New York rock band Black 47 is coming to Orange County on Monday, but the main point isn’t to sell records.
“We’re coming in there to do Bob Dornan’s wake--that’s what the theme of this gig is gonna be,” said group leader Lance Kirwan. “I only hope he’ll show up.”
Not likely. The notoriously conservative Republican who recently lost his seat in Congress would have little in common with this group’s scathing leftist politics.
Its stance and powerhouse music have made it a cause celebre around New York since it emerged in 1989, but that popularity hasn’t always translated to other areas.
When Black 47 last played the Coach House two years ago, just a few dozen hard-core fans turned out. What they encountered was a performance full of passion and grit and without any rock-star posturing.
Black 47 takes its name from the worst year in the previous century’s Irish potato famine. The group is fronted by Kirwan, a diminutive, histrionic and ferociously transplanted Irishman who writes the bulk of its material, sings most of the songs and acts as its main crowd pumper-upper.
He thrusts his bantam fist skyward in “power to the people” salutes, jumps about the stage with manic energy, turns six shades of purplish-pink and generally becomes lost in the rapture of the moment’s music.
On the band’s fourth album, the recently released “Green Suede Shoes,” former playwright Kirwan brings a theatrical literacy and creativity to the table, whether singing biographical odes (“Bobby Sands MP,” a first-person recitation of the Irish hunger striker’s legacy; “Rory,” a tender homage to Irish blues rocker Rory Gallagher, who died last year), autobiographical slices of life (the title cut serves as an anthem of sorts for the band) or compelling bits of political storytelling (“Vinegar Hill,” “Czechoslovakia”).
Kirwan’s tales deal with the larger than life, the idealistic rather than the hedonistic--which puts him intrinsically at odds with much of the contemporary rock scene.
“The one attribute I really can’t handle is self-pity--whether it’s in a song or in life,” Kirwan mused. “None of the characters in my songs have the least bit of self-pity. They may be down, but they’re ready to get up the next morning and go on with it.”
Musically, Black 47 offers a jolting juxtaposition of sounds. The lineup features Kirwan on guitar and lead vocals, former Dexy’s Midnight Runners saxophonist Geoffrey Blythe on saxophones, Irish pipes/tin whistle player and singer Chris Byrne, bassist-keyboardist Andrew Goodsight, drummer Thomas Hamblin and trombonist/tin whistle player Fred Parcells.
Kirwan’s loud, punky, heavily distorted guitar and passionate, brogue-accented vocals meet the more traditionally arranged horns and whistles in what can sound like a battle royal between the Clash, the Chieftains and early Bruce Springsteen. Musically and thematically, Kirwan feels duty-bound to create something unique.
“I like to introduce different elements into rock music,” he said. “Rock music is open to a lot of different interpretations. Perhaps the years of self-training as a playwright bring that out in me. Why not introduce other elements; why not bring Shakespeare into rock music; why not do anything you want with it? Why be like something you hear on the radio? . . . Who would even want to listen to the radio nowadays anyway?”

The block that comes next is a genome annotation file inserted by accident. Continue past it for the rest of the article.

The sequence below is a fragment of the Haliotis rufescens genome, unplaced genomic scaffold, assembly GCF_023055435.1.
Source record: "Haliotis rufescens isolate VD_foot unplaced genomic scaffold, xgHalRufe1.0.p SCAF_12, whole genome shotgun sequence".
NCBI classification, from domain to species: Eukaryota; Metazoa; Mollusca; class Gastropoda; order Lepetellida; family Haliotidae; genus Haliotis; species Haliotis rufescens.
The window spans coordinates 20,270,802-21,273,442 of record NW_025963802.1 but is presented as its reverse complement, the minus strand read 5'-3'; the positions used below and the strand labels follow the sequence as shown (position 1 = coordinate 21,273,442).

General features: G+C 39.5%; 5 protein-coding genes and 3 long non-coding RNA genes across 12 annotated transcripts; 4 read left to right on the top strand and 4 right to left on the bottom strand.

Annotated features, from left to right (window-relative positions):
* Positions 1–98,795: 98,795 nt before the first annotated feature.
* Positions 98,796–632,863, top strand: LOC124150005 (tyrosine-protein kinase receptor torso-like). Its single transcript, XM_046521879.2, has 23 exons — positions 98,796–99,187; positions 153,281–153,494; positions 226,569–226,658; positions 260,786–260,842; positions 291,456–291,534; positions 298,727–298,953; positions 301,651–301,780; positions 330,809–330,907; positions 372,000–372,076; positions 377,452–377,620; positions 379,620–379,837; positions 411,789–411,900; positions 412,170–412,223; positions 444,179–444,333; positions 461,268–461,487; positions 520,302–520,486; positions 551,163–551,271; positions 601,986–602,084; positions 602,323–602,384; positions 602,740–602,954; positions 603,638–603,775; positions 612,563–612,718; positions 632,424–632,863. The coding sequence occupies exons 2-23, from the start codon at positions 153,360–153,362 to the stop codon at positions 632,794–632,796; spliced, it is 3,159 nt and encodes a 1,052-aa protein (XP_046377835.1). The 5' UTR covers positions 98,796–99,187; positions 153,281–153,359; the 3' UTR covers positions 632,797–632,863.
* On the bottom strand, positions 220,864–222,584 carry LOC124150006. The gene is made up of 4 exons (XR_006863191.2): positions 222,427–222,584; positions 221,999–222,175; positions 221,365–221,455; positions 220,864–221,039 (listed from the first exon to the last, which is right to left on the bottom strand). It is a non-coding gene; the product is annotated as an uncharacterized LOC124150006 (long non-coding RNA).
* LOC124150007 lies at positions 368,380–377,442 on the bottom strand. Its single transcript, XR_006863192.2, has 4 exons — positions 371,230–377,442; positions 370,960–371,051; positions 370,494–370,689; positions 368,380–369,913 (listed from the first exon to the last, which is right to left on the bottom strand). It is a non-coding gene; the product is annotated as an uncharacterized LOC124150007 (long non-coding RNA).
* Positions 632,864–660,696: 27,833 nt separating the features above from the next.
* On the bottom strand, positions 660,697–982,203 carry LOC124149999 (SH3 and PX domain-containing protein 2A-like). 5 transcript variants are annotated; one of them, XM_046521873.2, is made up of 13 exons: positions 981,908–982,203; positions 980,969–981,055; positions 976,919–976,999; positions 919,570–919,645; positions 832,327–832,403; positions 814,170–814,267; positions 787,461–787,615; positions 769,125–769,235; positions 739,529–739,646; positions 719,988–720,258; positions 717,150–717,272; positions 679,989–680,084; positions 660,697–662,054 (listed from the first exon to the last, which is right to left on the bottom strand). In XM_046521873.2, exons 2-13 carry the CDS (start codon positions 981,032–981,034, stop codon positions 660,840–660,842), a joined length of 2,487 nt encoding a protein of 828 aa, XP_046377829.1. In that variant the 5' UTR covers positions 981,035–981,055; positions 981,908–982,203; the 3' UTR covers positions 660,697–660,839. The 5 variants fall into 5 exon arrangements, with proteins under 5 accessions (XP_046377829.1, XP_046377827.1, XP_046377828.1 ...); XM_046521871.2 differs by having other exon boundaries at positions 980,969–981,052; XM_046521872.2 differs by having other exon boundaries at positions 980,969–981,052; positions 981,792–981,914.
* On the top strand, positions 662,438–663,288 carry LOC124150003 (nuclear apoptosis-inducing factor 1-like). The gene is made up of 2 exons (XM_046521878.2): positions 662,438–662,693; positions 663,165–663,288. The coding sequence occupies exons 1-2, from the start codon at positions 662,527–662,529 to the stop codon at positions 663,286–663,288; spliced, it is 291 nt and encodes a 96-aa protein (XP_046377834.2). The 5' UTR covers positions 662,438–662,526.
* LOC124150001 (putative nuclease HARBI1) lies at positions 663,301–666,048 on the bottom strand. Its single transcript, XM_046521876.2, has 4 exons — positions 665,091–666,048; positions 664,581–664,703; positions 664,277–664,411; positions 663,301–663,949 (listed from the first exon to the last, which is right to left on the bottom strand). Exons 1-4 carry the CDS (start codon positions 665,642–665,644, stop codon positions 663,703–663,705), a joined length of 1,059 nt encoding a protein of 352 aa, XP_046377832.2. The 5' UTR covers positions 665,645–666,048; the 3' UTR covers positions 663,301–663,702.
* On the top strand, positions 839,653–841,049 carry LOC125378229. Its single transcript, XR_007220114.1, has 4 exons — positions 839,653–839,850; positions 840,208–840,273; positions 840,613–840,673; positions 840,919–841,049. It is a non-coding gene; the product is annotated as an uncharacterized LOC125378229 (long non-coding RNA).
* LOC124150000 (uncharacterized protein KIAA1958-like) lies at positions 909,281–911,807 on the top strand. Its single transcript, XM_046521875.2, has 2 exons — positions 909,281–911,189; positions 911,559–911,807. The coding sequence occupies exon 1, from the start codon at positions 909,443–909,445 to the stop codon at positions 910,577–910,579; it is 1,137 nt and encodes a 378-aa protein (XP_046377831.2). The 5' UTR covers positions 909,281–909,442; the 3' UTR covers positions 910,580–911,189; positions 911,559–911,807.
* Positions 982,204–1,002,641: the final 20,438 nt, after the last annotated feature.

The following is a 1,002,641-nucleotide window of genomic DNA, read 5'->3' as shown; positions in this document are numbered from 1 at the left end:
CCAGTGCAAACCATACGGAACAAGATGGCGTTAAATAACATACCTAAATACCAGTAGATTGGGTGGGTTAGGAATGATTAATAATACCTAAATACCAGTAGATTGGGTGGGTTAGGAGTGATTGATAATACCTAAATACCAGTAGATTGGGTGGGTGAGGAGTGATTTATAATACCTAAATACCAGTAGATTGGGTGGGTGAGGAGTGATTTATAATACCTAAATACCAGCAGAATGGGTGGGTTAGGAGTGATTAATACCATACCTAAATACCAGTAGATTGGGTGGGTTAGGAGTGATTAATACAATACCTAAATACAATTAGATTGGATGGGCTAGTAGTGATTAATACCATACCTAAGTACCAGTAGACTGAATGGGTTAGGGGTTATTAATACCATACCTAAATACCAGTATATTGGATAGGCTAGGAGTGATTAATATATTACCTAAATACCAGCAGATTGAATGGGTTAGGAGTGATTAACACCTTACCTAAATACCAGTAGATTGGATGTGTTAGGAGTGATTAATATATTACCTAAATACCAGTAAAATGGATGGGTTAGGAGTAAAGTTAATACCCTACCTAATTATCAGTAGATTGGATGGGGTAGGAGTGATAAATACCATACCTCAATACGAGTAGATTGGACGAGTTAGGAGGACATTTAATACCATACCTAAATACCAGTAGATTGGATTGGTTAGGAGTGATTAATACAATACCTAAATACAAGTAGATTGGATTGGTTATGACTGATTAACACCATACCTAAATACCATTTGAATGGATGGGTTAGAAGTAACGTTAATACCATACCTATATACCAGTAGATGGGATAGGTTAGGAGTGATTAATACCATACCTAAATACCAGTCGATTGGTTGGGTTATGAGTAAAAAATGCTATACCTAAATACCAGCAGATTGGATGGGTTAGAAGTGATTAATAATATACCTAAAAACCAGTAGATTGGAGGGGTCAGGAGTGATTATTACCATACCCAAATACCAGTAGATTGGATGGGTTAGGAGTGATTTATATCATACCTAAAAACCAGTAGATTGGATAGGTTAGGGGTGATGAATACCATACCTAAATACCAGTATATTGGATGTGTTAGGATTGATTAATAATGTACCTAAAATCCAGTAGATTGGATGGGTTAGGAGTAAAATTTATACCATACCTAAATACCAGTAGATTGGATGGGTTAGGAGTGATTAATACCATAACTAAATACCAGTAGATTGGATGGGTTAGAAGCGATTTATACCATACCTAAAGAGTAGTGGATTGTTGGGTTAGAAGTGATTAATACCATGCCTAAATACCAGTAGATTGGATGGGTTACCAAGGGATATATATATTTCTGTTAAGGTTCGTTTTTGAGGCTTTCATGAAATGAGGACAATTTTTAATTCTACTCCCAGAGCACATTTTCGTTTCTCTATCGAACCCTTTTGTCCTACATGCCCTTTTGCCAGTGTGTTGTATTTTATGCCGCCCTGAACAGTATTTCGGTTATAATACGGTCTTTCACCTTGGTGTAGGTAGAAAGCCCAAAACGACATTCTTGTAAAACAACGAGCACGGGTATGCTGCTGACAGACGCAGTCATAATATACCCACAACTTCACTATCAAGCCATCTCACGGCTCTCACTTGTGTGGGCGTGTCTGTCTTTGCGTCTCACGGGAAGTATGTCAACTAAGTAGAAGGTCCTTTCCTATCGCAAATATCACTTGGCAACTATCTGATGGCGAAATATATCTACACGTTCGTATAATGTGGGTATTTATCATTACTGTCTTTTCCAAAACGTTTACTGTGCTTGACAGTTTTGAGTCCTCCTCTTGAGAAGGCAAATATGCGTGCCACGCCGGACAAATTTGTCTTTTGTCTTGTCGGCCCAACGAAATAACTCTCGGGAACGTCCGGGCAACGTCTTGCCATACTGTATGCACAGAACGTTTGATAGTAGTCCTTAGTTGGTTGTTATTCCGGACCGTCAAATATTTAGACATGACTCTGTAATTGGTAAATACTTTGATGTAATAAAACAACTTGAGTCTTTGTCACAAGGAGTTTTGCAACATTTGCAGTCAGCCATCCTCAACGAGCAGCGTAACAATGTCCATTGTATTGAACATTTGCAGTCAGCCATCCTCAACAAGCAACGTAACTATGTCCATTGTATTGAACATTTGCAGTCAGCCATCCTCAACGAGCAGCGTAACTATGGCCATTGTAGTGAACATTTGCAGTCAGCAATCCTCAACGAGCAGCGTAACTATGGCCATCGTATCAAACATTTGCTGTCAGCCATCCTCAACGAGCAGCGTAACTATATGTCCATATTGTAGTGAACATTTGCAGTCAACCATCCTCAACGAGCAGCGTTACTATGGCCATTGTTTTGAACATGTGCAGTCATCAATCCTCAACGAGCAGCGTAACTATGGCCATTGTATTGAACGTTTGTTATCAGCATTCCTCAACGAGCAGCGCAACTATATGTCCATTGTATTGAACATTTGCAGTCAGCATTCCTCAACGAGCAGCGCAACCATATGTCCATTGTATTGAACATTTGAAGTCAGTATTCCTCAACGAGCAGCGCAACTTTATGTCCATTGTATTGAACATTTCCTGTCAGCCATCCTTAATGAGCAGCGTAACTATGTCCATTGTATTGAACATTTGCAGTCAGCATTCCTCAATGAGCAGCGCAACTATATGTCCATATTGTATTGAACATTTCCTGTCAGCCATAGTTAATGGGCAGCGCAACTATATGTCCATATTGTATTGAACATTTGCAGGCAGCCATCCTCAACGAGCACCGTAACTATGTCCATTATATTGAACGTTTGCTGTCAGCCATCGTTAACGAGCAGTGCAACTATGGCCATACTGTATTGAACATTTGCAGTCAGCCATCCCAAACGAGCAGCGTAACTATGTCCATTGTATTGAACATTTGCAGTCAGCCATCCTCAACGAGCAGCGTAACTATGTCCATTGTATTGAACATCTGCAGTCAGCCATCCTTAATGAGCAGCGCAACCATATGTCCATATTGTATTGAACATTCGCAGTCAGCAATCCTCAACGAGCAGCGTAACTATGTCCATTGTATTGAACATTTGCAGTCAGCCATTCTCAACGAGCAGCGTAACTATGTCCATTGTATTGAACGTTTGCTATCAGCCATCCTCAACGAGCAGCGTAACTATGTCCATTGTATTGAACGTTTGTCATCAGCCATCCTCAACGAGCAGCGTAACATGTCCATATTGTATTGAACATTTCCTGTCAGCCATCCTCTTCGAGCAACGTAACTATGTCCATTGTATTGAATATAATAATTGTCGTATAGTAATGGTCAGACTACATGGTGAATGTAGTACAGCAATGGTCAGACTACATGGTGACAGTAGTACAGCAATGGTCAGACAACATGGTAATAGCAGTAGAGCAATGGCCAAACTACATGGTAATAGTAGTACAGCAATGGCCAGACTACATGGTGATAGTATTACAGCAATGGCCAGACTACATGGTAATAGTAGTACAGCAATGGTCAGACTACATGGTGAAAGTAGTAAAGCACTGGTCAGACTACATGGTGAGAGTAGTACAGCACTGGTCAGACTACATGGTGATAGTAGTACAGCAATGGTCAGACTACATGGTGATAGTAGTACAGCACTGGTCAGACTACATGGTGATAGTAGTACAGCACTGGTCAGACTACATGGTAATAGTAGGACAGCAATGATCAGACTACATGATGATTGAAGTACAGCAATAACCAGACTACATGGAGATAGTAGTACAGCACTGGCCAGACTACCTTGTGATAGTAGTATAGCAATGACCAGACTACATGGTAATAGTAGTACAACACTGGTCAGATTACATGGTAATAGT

Kirwan, 40, was born in Wexford, Ireland, and moved to New York City when he was 20 and where he’s lived ever since.
“I like it here,” he said. “I came from a small town, and I like the whole freedom of it here. You could come to New York and, if not reinvent yourself, basically start all over again.”
Settling in the Hell’s Kitchen district (with its considerable Irish population), Kirwan vacillated between writing plays and playing music. He was a member of Major Thinkers, which recorded briefly for Epic Records in the mid-'80s.
The bitterness he felt when the band was dropped made Kirwan swear off the music business--until he was at Paddy Reilly’s pub one night in 1989 and met Chris Byrne, an American musician performing with a traditional Irish folk band called Beyond the Pale.
Kirwan and Byrne joined forces, and Black 47 debuted at Reilly’s in October ’89. The group became an instant word-of-mouth sensation in NYC, drawing huge crowds that often have such celebrities as the Clash’s Joe Strummer, Neil Young, Liam Neeson, Brooke Shields and Matt Dillon among the varied and well-oiled locals.
In fact, the curious allure of the Reilly’s gigs has become a large part of the group’s mystique. When not on the road, Black 47 still plays the local watering hole every Saturday night.
“At Reilly’s, you could be standing next to Joe Strummer one minute and a fireman or a student the next,” Kirwan said. “It has a great mix of people who go there because they like the music.”
That’s the band’s outlook as well.
“We live for the moment totally,” Kirwan said. “This is what we do for a living, and we’d like to continue making a living at it. It’s a very working-class ethic--you pay, we play. We don’t have any goals beyond making good music, and when the inspiration to make good music ends, we’ll call it a day.”
* Black 47 and Hinged play Monday at the Coach House, 33157 Camino Capistrano, San Juan Capistrano. 8 p.m. $15.50-$17.50. (714) 496-8930.